It’s often difficult to keep track of who did what to whom in the Warhammer 40,000 universe. It’s so hard that you could easily imagine George R.R. Martin painting a few space marine figures while he planned the rough storyboard for Game of Thrones. Unfortunately, this initial issue of the Warhammer 40,000: Will of Iron mini-series doesn’t really provide you with much in the way of back-story either. Before the story begins you get some brief character bios for the main cast and then you’re on your way.
That doesn’t make Warhammer 40,000: Will of Iron any different from Superman’s latest comic offering, or anything that has the Transformers logo slapped on it; however, don’t forget that those mainstream pop-culture franchises have had major movies in the last few years. My dad knows that Optimus Prime is the leader of extraterrestrial robots, but no one knows who the heck Altheous is—for the record he’s a main character in this four part mini-series of comics. To make myself clear, the lack of a primer doesn’t mean that anyone at Titan Comics, the publisher behind the Warhammer 40,000: Will of Iron mini-series, did anything wrong. It just means that this should not be the first thing you pick up that has the Warhammer 40,000 label on it.
I’m also not convinced that it is something you should pick up just yet. Pacing issues are to part one of Will of Iron as Twinkies are to a hemp convention. I won’t ruin the plot of this book for anyone; however, the first five or six pages set up the fact that the first legion of Space Marines, the Dark Angels, must rush to an abandoned planet for reason that will be explained later. As soon as the Dark Angels finally start moving we’re taken to another sector of space. Here, an Inquisitor and her support team take five or six pages to discuss going to the same planet for the same reason. It seemed a little unnecessary to double down on this one point when there is so little space in each book. Thankfully the third and final group of this space drama arrives in the final few panels to basically say we’re here too.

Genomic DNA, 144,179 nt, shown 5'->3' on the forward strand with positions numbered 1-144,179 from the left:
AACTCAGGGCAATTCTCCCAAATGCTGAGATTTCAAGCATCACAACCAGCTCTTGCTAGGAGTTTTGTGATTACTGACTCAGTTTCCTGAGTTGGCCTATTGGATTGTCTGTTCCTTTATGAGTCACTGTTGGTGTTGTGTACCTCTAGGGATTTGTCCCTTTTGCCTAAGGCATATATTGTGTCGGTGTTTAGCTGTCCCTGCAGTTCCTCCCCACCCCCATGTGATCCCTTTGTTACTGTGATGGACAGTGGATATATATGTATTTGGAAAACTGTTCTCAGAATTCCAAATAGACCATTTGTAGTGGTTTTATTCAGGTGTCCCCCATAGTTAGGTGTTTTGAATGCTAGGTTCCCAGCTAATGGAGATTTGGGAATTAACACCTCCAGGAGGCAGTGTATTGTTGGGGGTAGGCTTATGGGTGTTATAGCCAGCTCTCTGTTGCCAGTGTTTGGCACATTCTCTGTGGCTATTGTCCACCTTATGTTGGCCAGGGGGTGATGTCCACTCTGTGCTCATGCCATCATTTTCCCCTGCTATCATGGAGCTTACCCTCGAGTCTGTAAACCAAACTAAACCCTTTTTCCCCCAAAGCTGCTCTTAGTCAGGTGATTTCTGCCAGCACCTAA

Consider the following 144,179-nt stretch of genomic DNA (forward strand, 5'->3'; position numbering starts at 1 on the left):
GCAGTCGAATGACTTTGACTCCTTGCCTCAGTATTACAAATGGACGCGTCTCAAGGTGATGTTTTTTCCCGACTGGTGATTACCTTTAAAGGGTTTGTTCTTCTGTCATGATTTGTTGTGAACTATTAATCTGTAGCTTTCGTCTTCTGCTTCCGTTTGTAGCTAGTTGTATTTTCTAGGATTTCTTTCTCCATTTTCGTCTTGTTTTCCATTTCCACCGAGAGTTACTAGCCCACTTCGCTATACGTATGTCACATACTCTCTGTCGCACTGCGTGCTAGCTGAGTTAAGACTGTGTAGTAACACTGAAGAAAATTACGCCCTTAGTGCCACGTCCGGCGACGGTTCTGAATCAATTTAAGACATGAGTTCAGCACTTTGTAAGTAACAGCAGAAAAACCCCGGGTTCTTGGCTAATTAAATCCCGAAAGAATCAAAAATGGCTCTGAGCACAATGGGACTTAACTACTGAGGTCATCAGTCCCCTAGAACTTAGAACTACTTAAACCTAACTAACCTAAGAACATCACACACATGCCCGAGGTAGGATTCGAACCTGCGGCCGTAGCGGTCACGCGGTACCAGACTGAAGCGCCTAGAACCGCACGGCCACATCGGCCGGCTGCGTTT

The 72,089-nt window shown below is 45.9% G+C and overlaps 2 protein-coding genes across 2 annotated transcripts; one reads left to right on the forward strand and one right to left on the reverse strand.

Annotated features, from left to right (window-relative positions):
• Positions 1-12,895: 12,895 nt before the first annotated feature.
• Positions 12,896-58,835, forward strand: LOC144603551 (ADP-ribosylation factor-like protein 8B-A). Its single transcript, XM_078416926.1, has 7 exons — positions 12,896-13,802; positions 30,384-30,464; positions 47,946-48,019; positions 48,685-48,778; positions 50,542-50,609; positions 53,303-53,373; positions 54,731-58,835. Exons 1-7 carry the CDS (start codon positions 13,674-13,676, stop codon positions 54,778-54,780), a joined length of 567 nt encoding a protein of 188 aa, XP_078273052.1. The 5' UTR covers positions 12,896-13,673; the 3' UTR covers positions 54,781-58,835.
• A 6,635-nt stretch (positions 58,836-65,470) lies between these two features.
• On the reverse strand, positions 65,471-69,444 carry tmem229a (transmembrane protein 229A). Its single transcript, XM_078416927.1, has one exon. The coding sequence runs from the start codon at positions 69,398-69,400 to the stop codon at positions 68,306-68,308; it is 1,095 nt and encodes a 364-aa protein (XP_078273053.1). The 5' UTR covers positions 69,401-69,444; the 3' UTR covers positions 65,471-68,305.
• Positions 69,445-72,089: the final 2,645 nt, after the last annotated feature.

That’s not to say that the pages of this book are filled with trash. Writer George Mann is clearly planning out a thrilling story that could see the Dark Angels completely destroyed if a long forgotten secret falls into the wrong hands. The reason I want to keep reading Will of Iron is that the wrong hands include people that we would commonly refer to as the good guys.
Artist Tazio Bettin and colourist Enrica Eren Angiolini are not slacking off either. They’re really pulling out all the stops to sell the 40,000 universe. Every panel gives off the old and decaying atmosphere that you would expect from a crumbling society that is barely holding itself together. Once the fight kicks off—this is a Games Workshop property so something is going to fight—the panels turn into a colourful carnival of carnage. I even wish to credit them with a panel that literally made me think, ‘whoa this is impressive looking.’ I know that sounds like a backhanded compliment, but it’s an impressive feat for a book with only 7 pages of action. The rest of the book consists of people standing around hinting at some mystery lost on a dead planet.
By the end of the book, the people at Titan Comics show off a few panels that set up the next issue and it looks to be an exciting one. I have a feeling that this first issue will be the solid foundation for a thrilling story, but that’s the biggest problem with this particular issue. Regardless of it being comics, makeup, charities, houses, education, or computer programming, there’s really only so much that can be accomplished with a foundation alone. That’s why I think the first part of Warhammer 40,000: Will of Iron is worth your money, but you might want to wait and hand it over when part two is released on Nov 9, 2016.
© 2021 CGMagazine Publishing Inc. All rights reserved. CGMagazine may earn a portion of sales from products that are purchased through our site as part of our Affiliate Partnerships with retailers. The material on this site may not be reproduced, distributed, transmitted, cached or otherwise used, except with the prior written permission of Condé Nast. Manage Cookie Settings